‘Ba khia’ salted crab: An intangible cultural heritage of Ca Mau people

Update: 16:08 | 20/03/2022

‘Ba khia’ (three-striped salted crab) is one of the many specialities of Ca Mau province. The traditional craft of making salted fermented ‘ba khia’ has been recognised as a national intangible cultural heritage.

Making salted fermented crab has been ongoing for generations in Ca Mau, Vietnam’s southernmost province, and is now done mainly in the coastal districts of Dam Doi, Phu Tan, Nam Can, and Ngoc Hien. The most famous ‘ba khia’ comes from Rach Goc town in Ngoc Hien district.

Ba khia, salted crab, intangible cultural heritage, Ca Mau people, traditional craft,  concentrated salt water, better flavour

‘Ba khia’ salted crab: An intangible cultural heritage of Ca Mau people.

In the past, crab fishermen carried jars of saltwater and whenever they caught a crab, they washed it and put it immediately into the jar of salt water. The next morning, the crabs were taken out, dried, and transferred to a new jar of saltwater, which would be tightly covered until it was time to eat the crabs.

Today the crabs aren’t immediately salted after they are caught. They’re left to become thirsty. Then, when they’re put in a jar of concentrated salt water, they drink the saltwater and the saltwater they drink preserves them longer and gives them a better flavour. Later, the jar is drained, the crabs are washed and then arranged by layers in the empty jar. Then new saltwater is added.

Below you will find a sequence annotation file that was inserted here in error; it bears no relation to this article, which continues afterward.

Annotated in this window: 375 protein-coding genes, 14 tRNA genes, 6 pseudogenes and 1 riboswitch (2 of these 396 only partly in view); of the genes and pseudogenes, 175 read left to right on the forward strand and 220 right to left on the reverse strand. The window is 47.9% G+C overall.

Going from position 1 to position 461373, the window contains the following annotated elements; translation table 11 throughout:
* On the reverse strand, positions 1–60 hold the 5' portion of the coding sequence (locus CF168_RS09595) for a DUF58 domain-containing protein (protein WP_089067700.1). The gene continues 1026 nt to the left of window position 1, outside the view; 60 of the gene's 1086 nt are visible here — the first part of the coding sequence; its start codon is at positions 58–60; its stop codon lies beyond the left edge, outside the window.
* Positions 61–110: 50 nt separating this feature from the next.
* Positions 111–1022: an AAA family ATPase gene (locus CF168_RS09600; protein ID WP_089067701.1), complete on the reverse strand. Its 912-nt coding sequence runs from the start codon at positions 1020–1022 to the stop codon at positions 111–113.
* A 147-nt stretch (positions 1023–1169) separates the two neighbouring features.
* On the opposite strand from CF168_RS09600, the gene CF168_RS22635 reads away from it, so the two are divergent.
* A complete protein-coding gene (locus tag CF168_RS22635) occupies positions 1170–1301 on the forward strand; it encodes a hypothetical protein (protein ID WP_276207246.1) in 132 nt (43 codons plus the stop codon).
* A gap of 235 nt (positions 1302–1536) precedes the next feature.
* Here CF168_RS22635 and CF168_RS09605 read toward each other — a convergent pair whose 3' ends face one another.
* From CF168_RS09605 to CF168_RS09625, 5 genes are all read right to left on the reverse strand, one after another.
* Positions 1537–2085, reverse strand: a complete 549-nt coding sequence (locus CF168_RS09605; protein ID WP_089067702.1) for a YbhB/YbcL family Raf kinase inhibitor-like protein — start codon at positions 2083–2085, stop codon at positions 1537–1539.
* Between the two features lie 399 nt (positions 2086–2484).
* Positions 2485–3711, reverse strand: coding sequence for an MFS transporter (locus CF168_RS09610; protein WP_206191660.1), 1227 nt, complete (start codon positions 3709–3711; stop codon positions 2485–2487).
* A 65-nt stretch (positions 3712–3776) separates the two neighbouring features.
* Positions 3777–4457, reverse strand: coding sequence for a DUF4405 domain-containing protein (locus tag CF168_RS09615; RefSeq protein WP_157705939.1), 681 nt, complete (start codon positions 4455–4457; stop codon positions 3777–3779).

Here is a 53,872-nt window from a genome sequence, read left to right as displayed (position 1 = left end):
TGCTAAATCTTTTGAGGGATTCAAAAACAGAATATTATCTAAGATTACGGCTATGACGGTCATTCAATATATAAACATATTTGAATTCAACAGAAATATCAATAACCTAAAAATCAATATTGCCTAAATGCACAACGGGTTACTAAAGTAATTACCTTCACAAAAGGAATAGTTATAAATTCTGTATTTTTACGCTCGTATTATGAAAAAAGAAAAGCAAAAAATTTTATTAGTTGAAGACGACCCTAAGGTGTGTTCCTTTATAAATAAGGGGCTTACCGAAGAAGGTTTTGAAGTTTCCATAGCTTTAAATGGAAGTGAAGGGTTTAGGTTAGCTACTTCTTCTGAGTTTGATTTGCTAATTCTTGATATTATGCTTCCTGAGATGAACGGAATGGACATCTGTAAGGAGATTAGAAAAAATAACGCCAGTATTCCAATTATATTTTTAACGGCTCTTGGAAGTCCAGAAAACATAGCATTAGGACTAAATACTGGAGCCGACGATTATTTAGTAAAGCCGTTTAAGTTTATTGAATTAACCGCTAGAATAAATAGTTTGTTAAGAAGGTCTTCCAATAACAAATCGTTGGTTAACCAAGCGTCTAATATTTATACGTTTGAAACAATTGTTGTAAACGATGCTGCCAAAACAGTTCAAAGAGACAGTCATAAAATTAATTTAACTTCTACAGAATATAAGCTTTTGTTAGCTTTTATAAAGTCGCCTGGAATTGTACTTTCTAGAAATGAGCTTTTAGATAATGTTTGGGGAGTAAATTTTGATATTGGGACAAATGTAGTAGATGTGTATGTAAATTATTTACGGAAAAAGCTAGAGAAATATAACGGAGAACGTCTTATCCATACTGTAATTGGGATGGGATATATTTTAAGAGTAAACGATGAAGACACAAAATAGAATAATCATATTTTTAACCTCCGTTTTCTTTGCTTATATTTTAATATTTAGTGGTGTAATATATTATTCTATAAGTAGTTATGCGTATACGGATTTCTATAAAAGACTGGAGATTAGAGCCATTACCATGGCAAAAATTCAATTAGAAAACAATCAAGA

The salted crab is often eaten with lemon, garlic, chilli, pineapple, and sugar, to make it less salty and more delicious.

Tet dishes that go with time
Despite changes in Tet dishes, for many families, traditional dishes have always been an integral part of Tet banquet.
'Bun ngan' – A favourite dish all year round
In Hanoi, 'bun ngan' (noodles soup with mule duck) is a favourite dish all year round.
Quail served with sticky rice – a must-try dish of autumn
Vietnamese cuisine has many versions of sticky rice, like mung bean sticky rice with crispy fried shallots, chicken sticky rice, or corn sticky rice, that can be eaten all year round, but there is one that is enjoyed only in autumn – quail over sticky rice.
Mo Village’s tofu – special dish of Hanoi
Tofu made in Mo Village, presently known as Mai Dong village in Hanoi’s Hoang Mai District, has been well-known as the most delicious tofu in Hanoi, giving rise to the moniker, “Mo Village’s Tofu”.
‘Bun day’: A must-try dish in Binh Dinh
Binh Dinh is not only well known nationwide for its seafood dishes, such as fried squid with garlic sauce but also the traditional handmade ‘bun day’ (vermicelli).

Source: NDO

Bình luận mới vừa được thêm vào. Click để xem
Mới nhấtHay nhấtXếp theo: